The disaster and inequity of pandemic policies is now in clear focus. The state NAEP scores released Monday underscore and quantify just how much of a catastrophe pandemic-era school policy and practice was for students — especially the youngest and those already struggling in school. These data build on and confirm previous evidence we saw through the NAEP as well as results from the ACT and data from vendors such as NWEA and Curriculum Associates. This much converging data is hard to brush away. As the president himself might say, it’s a big ******* deal.
No state improved since 2019, the last time the NAEP state assessment was given. That’s not surprising, given the past few years. What staggers is the scale of the declines — especially in math. Multiple states saw drops of more than 10 points in math at the fourth- and eighth-grade levels. Reading results, too, were adversely impacted — again, sometimes substantially. There is the occasional bright spot, yet overall it’s an across-the-board disaster for the United States.
Most worrisome for those concerned about equity: Students already furthest from success in school were most impacted. In fourth-grade math, the number of students at the below basic level jumped 6 points. It was 7 points higher in eighth-grade math. In plain terms, that means 38% of eighth-graders are at a level in mathematics that leaves them functionally unprepared to fend for themselves in the world, let alone pursue success in various college and career opportunities. And remember, these downward results were evident even before COVID cold-cocked schools. In 48 states, more students performed at “below basic” on eighth-grade math than did in 2019. In many states, the number of students at that bottom tier grew dramatically because of the past few years.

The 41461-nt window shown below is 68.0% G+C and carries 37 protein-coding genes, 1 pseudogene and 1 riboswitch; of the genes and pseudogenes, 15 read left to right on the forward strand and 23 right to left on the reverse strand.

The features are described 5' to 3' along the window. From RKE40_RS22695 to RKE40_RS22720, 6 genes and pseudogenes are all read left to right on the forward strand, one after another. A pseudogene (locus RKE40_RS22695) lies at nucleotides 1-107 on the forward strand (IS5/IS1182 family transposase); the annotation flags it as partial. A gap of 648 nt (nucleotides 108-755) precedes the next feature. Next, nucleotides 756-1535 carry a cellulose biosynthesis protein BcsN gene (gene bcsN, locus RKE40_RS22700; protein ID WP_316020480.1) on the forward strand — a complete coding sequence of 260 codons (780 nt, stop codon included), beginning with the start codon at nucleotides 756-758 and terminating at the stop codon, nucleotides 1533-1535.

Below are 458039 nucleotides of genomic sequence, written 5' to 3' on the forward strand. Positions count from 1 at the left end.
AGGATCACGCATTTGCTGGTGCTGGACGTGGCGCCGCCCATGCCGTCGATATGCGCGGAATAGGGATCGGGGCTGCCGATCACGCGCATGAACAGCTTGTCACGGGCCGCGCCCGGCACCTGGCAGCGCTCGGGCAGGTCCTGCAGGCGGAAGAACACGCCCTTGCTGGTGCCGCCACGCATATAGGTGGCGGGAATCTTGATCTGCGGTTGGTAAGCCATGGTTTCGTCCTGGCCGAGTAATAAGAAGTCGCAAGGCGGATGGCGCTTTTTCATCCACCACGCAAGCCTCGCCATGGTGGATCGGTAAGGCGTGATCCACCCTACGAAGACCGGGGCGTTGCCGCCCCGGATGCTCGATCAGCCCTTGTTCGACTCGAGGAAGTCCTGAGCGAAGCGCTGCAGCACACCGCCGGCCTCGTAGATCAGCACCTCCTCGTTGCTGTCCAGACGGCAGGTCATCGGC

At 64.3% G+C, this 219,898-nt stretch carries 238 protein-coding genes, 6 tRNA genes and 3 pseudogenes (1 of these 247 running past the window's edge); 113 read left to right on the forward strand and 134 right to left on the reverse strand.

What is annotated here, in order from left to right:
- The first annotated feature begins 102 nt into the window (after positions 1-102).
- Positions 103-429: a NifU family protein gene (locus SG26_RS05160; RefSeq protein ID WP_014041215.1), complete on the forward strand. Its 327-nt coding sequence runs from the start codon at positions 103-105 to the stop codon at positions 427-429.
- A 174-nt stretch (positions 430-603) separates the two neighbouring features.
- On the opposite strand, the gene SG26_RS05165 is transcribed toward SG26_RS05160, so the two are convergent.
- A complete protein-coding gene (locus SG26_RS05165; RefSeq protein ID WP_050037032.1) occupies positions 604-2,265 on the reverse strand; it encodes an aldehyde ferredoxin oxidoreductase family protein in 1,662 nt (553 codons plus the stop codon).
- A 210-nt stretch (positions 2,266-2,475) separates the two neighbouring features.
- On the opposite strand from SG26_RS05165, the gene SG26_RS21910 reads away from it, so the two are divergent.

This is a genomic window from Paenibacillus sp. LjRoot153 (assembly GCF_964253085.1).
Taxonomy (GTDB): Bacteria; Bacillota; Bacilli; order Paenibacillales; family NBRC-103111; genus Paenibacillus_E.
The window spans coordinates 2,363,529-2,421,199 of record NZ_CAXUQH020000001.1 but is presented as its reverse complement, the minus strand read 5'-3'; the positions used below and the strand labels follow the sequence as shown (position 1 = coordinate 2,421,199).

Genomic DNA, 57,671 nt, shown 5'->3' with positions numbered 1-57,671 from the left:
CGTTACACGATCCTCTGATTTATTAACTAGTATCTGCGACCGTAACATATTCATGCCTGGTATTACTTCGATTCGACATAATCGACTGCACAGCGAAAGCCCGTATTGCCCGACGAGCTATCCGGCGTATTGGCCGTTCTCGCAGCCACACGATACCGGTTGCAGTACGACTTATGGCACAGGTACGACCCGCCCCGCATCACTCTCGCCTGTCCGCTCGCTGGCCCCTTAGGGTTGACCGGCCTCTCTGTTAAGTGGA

It’s not an overstatement to say that a lot of progress made since the 1990s is being vaporized. Here are results for Virginia, where I am on the Board of Education, for instance. Many schools in the commonwealth were closed for in-person instruction longer than anywhere else, and the results are nothing short of devastating.
But on the big political question — red versus blue states — NAEP offers a mixed verdict. The much-anticipated Florida results are not the boon to COVID-contrarian Gov. Ron DeSantis that his adherents had hoped, showing a more-or-less average impact. Catholic schools, which reopened sooner than most, saw positive results in fourth grade but negative impacts in eighth. Overall, charter schools were not immune. A few urban districts bucked the trend, raising the question of whether this was more about implementation than broad closure policies.
The problem is, though, it’s almost 2023 and we’re still arguing about what happened in 2020 and 2021. Our politics are stuck in the past rather than looking forward. And as a result, too many leaders are still not mustering the political courage to level with parents about the future.